Last night we left Jerusalem Guest House after the conclusion of our fantastic seminar. We were melting at night, even after moving to a room with a window so we took the opportunity to head to Tofo Beach for the night to get some cooler air.
We asked Orlando, our translator, to help us arrange a place to stay. We had two houses to look at renting. The first had no guard and we were not entirely comfortable in that space so we asked to see the second house, which had a guard. The second house is located on top of a sand dune. We learned that in Africa when something is located at the top of a sand dune, it is not wise to attempt to go there in a bus (or “chapa”). If you’re wondering what could possibly go wrong I invite to you check out our photos from Day 8…and you’ll be able to see our faithful driver Telmo contemplating how best to extricate our bus from the sand. We got stuck not once but twice, and thanks to the efforts of our driver Telmo, our interpreter Orlando, Orlando’s friend and three other kind men from the neighborhood who came with shovels and planks of wood within 90 minutes of hard work and lots of prayers we were safely headed away from the sand dune and back to the tourist part of Tofo. We stopped at a hotel and were extremely pleased to find rooms available to rent at a very reasonable price given the late hour.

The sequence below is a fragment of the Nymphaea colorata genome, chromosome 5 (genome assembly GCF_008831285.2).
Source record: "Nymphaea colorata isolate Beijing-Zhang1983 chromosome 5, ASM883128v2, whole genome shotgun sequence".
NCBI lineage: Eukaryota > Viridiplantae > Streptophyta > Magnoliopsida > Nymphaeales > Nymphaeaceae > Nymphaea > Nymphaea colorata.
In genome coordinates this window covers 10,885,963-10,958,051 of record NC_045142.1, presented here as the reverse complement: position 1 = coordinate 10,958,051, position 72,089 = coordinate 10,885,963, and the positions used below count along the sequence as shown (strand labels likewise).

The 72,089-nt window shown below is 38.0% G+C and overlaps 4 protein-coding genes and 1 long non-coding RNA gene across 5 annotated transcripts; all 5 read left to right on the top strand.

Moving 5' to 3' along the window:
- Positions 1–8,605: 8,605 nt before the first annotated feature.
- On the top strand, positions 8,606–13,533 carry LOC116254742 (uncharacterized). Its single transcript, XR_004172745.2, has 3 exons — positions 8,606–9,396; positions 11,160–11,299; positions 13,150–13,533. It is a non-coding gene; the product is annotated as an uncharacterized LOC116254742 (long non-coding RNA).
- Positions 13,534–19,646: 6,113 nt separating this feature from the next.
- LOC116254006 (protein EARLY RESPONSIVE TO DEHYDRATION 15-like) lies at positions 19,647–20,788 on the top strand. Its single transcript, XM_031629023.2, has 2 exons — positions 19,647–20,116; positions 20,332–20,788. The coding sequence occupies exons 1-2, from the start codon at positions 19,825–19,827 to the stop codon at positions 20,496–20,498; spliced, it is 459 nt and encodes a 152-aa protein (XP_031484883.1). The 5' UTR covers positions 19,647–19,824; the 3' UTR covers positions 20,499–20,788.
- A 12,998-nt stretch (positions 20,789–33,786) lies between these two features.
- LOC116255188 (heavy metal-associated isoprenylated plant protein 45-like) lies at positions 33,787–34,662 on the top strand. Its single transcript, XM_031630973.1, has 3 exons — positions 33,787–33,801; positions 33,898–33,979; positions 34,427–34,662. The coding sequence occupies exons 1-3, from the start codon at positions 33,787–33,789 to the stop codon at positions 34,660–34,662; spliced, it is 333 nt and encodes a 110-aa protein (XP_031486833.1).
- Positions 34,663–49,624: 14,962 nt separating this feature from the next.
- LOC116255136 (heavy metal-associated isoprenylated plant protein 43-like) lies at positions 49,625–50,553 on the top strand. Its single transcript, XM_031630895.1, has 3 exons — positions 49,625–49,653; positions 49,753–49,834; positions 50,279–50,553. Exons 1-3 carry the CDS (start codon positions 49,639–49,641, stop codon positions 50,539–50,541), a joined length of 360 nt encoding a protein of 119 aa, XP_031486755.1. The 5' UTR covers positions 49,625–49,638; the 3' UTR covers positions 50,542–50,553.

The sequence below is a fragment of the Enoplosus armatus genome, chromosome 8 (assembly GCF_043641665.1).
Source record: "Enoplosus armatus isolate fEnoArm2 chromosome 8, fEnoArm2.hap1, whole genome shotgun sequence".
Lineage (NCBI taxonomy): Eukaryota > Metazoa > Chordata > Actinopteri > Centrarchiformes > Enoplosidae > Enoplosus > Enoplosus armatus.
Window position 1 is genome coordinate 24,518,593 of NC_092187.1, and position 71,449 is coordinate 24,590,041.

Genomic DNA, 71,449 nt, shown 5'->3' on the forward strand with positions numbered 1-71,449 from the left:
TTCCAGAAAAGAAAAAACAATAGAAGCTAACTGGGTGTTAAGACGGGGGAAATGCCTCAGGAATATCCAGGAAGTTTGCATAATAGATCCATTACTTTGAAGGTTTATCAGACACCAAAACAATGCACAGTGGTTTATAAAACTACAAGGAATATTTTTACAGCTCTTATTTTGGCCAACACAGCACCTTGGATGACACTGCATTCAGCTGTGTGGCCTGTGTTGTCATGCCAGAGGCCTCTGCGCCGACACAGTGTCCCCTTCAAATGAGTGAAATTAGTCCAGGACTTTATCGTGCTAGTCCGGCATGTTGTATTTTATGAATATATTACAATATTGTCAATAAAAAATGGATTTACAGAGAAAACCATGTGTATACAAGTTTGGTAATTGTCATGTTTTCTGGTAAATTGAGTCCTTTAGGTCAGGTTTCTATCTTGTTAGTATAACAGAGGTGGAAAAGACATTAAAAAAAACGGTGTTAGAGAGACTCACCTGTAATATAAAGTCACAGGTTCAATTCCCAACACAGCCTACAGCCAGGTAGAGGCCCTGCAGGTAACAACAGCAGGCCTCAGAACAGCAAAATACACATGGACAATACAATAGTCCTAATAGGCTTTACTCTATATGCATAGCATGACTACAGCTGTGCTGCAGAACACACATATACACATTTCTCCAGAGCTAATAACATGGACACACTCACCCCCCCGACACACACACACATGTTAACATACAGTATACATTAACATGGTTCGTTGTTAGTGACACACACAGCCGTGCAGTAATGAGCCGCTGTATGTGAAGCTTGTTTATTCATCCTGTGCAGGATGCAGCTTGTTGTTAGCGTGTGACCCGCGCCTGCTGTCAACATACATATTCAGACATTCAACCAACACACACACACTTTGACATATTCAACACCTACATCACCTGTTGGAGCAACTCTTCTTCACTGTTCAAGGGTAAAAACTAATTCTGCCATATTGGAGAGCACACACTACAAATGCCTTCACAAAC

We enjoyed a delicious meal at a restaurant that included some local “King Prawns” – jumbo shrimp served with their heads on!
Telmo is truly our hero for working hard with the other men to free our bus from the sand, and also for driving them back to their home towns for the night before he was able to return to the hotel to get some much needed sleep. I hope he enjoyed his rest, and I was pleased to greet him in the hotel lobby the next morning when he returned from the beach where he gathered some seashells for his family.
Our journey from Tofo back to Maputo included a trip to the Xaixai KFC. Yup, the hardest meal of my trip to find Gluten Free food was the one fast food restaurant! Rice with some kind of protein at every other meal suited me just find. We also learned on that car trip that we should expect a “Bano publico” to be nasty…although the bathrooms at the gas station might indeed be much nicer and cleaner than the ones at the restaurants…
Alas, we did not get any photos of the “Mozambican road flairs” but we did witness a truck broken down by the side of the road. This accident was clearly marked with palm fronds and branches. This works well in the daylight, but not so well after dark.
We enjoyed the trucks filled with goats – we captured our photo of one that was barely full, but did see one filled with three layers of goats!